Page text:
How many hours of sleep do you need?


Eight has long been accepted as the magic number of sleep hours to strive for each night, but that figure is far from universal. Perhaps you can get by with seven hours, but how can you tell if your body actually needs more?
It’s an important question since lack of sleep can have major health consequences – both near-term and long-term.

We got the answers to the pressing questions regarding sleep from Ulysses Magalang, MD, director of the Ohio State Sleep Disorders Center, and sleep lab manager Dani Livelsberger.

How many hours of sleep do I need?

Livelsberger says everyone should go through five cycles of three stages of sleep each night: stage 1 is just starting to fall asleep and stage 3 is REM (rapid eye movement), or dreaming.

While it’s important for us all to experience all the stages, especially REM, the amount of sleep time for each person can vary slightly.

Livelsberger says the gold standard is still eight hours. However, there are people who can survive on less, as well as others who may need more.

“You have to be honest with yourself. Do you feel good? A lot of people getting six or seven hours feel better overall when they get eight or nine,” she says.

She says of equal concern to the individual number of hours each night is being inconsistent throughout the week.

“We see people who get very little sleep Monday through Friday and then try to make all of it up on Saturday and Sunday. For the most part, we are creatures of habit and following a routine sleep schedule is better for us,” explains Livelsberger.

How important is sleep to health?

Sleep is essential to overall health and well-being. Livelsberger cites numerous studies that show sleep deprivation can mimic how your body operates when you are slightly intoxicated.

“Lack of sleep definitely reduces our response time and causes us to make bad decisions,” she explains.

Lack of sleep can have damaging long-term health risks as well.

“If you’re tired, you’re going to be less active – so you’re going to gain weight, which is going to make you more tired and so on. So it’s a vicious cycle once it starts. And it only gets worse as we age,” says Livelsberger.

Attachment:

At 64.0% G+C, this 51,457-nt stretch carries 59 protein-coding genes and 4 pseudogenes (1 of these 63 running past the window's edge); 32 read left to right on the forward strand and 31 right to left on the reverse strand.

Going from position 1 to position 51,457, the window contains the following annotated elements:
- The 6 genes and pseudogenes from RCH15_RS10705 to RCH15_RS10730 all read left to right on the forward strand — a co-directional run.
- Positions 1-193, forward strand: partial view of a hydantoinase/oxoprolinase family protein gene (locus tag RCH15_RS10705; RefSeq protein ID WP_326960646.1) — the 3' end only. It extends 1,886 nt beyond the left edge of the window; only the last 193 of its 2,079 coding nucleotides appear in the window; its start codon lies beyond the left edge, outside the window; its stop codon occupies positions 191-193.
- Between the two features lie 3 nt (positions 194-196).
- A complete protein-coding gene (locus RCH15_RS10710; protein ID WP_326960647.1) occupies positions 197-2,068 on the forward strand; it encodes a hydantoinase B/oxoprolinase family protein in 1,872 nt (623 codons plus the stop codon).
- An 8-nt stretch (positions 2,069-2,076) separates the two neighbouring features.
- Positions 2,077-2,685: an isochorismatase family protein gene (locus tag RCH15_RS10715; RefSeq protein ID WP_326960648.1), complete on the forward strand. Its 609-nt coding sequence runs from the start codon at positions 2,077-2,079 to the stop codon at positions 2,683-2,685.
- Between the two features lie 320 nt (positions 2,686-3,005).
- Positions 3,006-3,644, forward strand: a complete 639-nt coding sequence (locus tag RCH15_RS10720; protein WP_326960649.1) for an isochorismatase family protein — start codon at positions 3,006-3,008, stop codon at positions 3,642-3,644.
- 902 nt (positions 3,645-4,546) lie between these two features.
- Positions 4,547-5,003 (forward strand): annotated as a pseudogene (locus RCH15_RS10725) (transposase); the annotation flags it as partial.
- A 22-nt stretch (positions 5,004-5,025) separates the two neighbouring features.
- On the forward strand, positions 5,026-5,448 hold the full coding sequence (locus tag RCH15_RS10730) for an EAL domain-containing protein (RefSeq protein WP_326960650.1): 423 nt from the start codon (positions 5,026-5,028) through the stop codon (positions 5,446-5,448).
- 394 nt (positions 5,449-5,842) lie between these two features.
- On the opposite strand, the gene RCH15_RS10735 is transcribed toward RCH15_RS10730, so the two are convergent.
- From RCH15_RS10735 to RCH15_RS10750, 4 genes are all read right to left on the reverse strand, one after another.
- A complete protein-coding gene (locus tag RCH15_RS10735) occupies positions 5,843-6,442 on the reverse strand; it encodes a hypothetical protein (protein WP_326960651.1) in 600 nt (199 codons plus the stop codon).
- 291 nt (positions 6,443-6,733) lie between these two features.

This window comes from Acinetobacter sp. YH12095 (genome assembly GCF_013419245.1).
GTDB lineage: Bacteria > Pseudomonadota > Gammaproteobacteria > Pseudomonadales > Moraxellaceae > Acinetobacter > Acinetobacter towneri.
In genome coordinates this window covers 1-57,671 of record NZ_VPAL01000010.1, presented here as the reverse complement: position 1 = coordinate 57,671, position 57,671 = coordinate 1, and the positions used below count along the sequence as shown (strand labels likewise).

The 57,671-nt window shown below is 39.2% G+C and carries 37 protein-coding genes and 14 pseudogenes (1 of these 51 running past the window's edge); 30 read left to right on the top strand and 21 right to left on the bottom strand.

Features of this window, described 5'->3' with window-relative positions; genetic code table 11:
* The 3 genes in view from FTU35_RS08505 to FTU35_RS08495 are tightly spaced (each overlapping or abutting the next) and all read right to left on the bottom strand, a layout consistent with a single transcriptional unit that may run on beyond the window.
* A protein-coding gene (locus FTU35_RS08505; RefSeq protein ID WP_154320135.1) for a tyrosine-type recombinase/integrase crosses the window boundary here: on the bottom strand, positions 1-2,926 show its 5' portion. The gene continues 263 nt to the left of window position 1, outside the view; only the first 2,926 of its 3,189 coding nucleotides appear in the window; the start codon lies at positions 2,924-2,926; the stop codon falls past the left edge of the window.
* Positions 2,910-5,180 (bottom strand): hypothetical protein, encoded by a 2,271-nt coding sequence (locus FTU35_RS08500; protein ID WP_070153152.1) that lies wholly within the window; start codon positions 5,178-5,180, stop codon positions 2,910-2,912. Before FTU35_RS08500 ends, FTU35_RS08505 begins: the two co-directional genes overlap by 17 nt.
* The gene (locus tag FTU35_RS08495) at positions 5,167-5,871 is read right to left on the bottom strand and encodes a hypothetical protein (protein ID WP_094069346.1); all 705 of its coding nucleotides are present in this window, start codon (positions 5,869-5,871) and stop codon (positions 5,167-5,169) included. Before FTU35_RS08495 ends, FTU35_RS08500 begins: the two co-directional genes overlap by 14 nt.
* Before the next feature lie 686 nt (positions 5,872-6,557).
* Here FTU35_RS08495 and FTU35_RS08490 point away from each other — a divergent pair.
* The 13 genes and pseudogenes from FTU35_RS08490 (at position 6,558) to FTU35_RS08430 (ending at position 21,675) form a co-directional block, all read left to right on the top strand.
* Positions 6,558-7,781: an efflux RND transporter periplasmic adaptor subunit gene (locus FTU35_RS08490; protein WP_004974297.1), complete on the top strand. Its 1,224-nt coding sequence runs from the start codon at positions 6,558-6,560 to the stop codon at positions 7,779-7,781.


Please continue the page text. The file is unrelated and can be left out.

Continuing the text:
Poor sleep can also develop into long-term sleep disorders.

What are the different types of sleep disorders?

Dr. Magalang says the Ohio State Sleep Lab treats patients who often have one of these four sleep disorders:
  1. Trouble staying awake during the day (hypersomnia)
  2. Difficulty sleeping at night (insomnia)
  3. Unusual behavior during sleep (ex: sleep walking, seizures)
  4. Problems with circadian rhythm or delayed (by 2+ hours) sleep phase

People experiencing these types of issues may be referred to the Ohio State Sleep Disorders Clinic, where – as it sounds – you will sleep in the lab, while electrodes and wires are connected to your scalp.

“We can measure every element of your sleep: when exactly you go into REM, how much you move around and many other factors that determine the quality of sleep,” explains Dr. Magalang.

How can you get better sleep?

Livelsberger says the quality of sleep you are getting can depend a lot on what you keep in the bedroom.

The light from tech devices – be it TVs, smart phones, even alarm clocks – can be some of your greatest undoing.

“Even with your eyes closed, that light still affects you. And that light is sending your brain a signal to stay awake,” explains Livelsberger.

Dr. Magalang echoes the importance of disconnecting once you reach your bedroom door.

“Think of it as practicing good sleep hygiene. We brush our teeth for oral health. We should turn off our screens for good sleep health.”

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